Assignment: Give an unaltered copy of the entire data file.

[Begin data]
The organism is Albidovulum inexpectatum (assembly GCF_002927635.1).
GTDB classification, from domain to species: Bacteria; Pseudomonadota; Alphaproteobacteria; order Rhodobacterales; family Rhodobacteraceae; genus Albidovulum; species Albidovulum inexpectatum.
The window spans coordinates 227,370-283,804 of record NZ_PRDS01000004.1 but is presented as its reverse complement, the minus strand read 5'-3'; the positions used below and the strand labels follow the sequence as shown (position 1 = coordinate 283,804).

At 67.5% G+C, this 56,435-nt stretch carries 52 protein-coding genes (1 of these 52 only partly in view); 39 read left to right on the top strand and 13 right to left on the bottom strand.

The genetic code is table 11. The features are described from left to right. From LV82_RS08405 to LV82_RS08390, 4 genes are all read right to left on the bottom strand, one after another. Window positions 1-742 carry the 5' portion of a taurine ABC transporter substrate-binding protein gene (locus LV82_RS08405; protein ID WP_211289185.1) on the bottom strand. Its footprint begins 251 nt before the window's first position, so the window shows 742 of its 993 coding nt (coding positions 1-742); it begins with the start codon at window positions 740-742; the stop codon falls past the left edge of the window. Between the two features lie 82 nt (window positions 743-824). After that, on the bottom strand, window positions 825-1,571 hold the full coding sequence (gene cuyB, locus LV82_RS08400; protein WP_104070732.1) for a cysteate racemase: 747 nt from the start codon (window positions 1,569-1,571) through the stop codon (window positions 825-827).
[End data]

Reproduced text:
The organism is Albidovulum inexpectatum (assembly GCF_002927635.1).
GTDB classification, from domain to species: Bacteria; Pseudomonadota; Alphaproteobacteria; order Rhodobacterales; family Rhodobacteraceae; genus Albidovulum; species Albidovulum inexpectatum.
The window spans coordinates 227,370-283,804 of record NZ_PRDS01000004.1 but is presented as its reverse complement, the minus strand read 5'-3'; the positions used below and the strand labels follow the sequence as shown (position 1 = coordinate 283,804).

At 67.5% G+C, this 56,435-nt stretch carries 52 protein-coding genes (1 of these 52 only partly in view); 39 read left to right on the top strand and 13 right to left on the bottom strand.

The genetic code is table 11. The features are described from left to right. From LV82_RS08405 to LV82_RS08390, 4 genes are all read right to left on the bottom strand, one after another. Window positions 1-742 carry the 5' portion of a taurine ABC transporter substrate-binding protein gene (locus LV82_RS08405; protein ID WP_211289185.1) on the bottom strand. Its footprint begins 251 nt before the window's first position, so the window shows 742 of its 993 coding nt (coding positions 1-742); it begins with the start codon at window positions 740-742; the stop codon falls past the left edge of the window. Between the two features lie 82 nt (window positions 743-824). After that, on the bottom strand, window positions 825-1,571 hold the full coding sequence (gene cuyB, locus LV82_RS08400; protein WP_104070732.1) for a cysteate racemase: 747 nt from the start codon (window positions 1,569-1,571) through the stop codon (window positions 825-827).